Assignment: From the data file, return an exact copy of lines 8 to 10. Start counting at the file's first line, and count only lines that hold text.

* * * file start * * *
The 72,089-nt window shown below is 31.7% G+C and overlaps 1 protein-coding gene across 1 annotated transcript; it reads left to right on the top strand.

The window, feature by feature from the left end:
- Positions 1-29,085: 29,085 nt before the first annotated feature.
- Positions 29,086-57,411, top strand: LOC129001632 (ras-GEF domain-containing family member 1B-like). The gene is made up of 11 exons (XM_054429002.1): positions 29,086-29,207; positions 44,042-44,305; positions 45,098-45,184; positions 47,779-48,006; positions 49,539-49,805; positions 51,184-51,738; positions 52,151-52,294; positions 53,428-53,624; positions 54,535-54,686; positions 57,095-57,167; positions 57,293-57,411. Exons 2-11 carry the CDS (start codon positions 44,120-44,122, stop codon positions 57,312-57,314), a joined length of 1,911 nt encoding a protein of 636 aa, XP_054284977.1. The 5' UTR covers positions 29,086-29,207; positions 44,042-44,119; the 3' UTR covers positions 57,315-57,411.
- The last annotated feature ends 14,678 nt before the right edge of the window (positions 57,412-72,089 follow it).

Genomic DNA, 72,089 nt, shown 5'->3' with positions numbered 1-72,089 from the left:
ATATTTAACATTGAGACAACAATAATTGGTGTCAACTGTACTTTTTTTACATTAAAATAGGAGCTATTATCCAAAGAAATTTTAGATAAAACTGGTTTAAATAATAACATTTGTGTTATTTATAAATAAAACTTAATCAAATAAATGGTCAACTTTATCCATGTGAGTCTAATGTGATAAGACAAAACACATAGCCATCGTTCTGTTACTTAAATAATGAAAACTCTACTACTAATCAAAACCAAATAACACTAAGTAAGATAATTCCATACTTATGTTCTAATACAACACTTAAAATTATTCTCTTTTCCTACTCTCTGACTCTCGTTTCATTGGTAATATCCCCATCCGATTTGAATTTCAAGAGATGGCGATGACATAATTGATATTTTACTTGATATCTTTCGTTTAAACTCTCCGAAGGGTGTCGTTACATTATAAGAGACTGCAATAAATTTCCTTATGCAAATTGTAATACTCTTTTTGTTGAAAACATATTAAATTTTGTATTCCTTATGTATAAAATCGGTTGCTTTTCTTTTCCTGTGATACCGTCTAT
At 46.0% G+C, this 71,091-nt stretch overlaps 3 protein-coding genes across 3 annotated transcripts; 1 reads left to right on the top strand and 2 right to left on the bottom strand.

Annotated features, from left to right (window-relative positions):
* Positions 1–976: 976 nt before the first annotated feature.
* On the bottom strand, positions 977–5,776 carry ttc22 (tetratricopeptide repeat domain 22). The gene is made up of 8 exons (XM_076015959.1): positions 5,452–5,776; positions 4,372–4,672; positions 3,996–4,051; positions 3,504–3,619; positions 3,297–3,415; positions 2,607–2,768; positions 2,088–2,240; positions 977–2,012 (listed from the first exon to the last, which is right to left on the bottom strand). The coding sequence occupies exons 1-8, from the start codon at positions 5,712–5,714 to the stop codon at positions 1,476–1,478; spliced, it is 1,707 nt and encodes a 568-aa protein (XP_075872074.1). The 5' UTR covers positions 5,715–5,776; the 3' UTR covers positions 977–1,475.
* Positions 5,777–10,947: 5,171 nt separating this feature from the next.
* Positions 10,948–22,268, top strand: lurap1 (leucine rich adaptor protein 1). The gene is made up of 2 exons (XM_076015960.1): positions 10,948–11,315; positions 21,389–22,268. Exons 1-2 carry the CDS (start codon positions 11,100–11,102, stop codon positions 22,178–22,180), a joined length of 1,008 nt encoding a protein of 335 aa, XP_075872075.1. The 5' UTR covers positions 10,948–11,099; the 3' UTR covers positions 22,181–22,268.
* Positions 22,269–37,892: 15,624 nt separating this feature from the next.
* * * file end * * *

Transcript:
At 46.0% G+C, this 71,091-nt stretch overlaps 3 protein-coding genes across 3 annotated transcripts; 1 reads left to right on the top strand and 2 right to left on the bottom strand.

Annotated features, from left to right (window-relative positions):
* Positions 1–976: 976 nt before the first annotated feature.